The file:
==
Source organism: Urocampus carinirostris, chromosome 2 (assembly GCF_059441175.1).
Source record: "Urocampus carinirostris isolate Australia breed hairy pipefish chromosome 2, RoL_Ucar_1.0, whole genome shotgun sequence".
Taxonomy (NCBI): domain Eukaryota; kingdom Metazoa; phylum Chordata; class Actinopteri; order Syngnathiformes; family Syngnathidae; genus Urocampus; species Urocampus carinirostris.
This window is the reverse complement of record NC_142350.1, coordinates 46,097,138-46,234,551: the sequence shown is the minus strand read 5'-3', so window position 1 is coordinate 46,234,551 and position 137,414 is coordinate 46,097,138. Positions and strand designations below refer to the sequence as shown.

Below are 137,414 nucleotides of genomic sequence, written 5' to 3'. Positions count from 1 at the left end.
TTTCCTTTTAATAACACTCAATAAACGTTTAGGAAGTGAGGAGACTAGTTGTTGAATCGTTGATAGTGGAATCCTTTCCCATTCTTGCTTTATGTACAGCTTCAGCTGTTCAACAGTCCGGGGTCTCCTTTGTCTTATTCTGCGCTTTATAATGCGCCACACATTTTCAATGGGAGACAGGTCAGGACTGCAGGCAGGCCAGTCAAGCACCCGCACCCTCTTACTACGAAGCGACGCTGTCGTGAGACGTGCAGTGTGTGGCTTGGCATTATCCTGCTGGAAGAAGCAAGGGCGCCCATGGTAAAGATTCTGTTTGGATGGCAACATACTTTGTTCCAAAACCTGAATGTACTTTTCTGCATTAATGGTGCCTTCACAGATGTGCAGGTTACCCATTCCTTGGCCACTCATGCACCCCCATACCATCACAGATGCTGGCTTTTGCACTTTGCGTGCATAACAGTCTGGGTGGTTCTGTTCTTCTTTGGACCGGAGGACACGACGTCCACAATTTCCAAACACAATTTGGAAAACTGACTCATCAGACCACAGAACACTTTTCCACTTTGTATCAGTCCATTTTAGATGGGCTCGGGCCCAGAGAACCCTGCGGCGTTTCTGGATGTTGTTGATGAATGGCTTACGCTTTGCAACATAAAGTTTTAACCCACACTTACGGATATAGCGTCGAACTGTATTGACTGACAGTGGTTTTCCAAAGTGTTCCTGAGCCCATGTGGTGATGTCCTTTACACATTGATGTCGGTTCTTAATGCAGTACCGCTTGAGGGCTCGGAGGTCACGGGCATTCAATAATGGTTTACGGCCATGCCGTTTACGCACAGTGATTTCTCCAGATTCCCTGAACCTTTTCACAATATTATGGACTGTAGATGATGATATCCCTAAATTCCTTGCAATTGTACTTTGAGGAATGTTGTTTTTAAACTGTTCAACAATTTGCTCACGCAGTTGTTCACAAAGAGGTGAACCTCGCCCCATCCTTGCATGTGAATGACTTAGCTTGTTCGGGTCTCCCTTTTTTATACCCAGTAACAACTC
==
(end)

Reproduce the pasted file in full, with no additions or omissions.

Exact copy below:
Source organism: Urocampus carinirostris, chromosome 2 (assembly GCF_059441175.1).
Source record: "Urocampus carinirostris isolate Australia breed hairy pipefish chromosome 2, RoL_Ucar_1.0, whole genome shotgun sequence".
Taxonomy (NCBI): domain Eukaryota; kingdom Metazoa; phylum Chordata; class Actinopteri; order Syngnathiformes; family Syngnathidae; genus Urocampus; species Urocampus carinirostris.
This window is the reverse complement of record NC_142350.1, coordinates 46,097,138-46,234,551: the sequence shown is the minus strand read 5'-3', so window position 1 is coordinate 46,234,551 and position 137,414 is coordinate 46,097,138. Positions and strand designations below refer to the sequence as shown.

Below are 137,414 nucleotides of genomic sequence, written 5' to 3'. Positions count from 1 at the left end.
TTTCCTTTTAATAACACTCAATAAACGTTTAGGAAGTGAGGAGACTAGTTGTTGAATCGTTGATAGTGGAATCCTTTCCCATTCTTGCTTTATGTACAGCTTCAGCTGTTCAACAGTCCGGGGTCTCCTTTGTCTTATTCTGCGCTTTATAATGCGCCACACATTTTCAATGGGAGACAGGTCAGGACTGCAGGCAGGCCAGTCAAGCACCCGCACCCTCTTACTACGAAGCGACGCTGTCGTGAGACGTGCAGTGTGTGGCTTGGCATTATCCTGCTGGAAGAAGCAAGGGCGCCCATGGTAAAGATTCTGTTTGGATGGCAACATACTTTGTTCCAAAACCTGAATGTACTTTTCTGCATTAATGGTGCCTTCACAGATGTGCAGGTTACCCATTCCTTGGCCACTCATGCACCCCCATACCATCACAGATGCTGGCTTTTGCACTTTGCGTGCATAACAGTCTGGGTGGTTCTGTTCTTCTTTGGACCGGAGGACACGACGTCCACAATTTCCAAACACAATTTGGAAAACTGACTCATCAGACCACAGAACACTTTTCCACTTTGTATCAGTCCATTTTAGATGGGCTCGGGCCCAGAGAACCCTGCGGCGTTTCTGGATGTTGTTGATGAATGGCTTACGCTTTGCAACATAAAGTTTTAACCCACACTTACGGATATAGCGTCGAACTGTATTGACTGACAGTGGTTTTCCAAAGTGTTCCTGAGCCCATGTGGTGATGTCCTTTACACATTGATGTCGGTTCTTAATGCAGTACCGCTTGAGGGCTCGGAGGTCACGGGCATTCAATAATGGTTTACGGCCATGCCGTTTACGCACAGTGATTTCTCCAGATTCCCTGAACCTTTTCACAATATTATGGACTGTAGATGATGATATCCCTAAATTCCTTGCAATTGTACTTTGAGGAATGTTGTTTTTAAACTGTTCAACAATTTGCTCACGCAGTTGTTCACAAAGAGGTGAACCTCGCCCCATCCTTGCATGTGAATGACTTAGCTTGTTCGGGTCTCCCTTTTTTATACCCAGTAACAACTC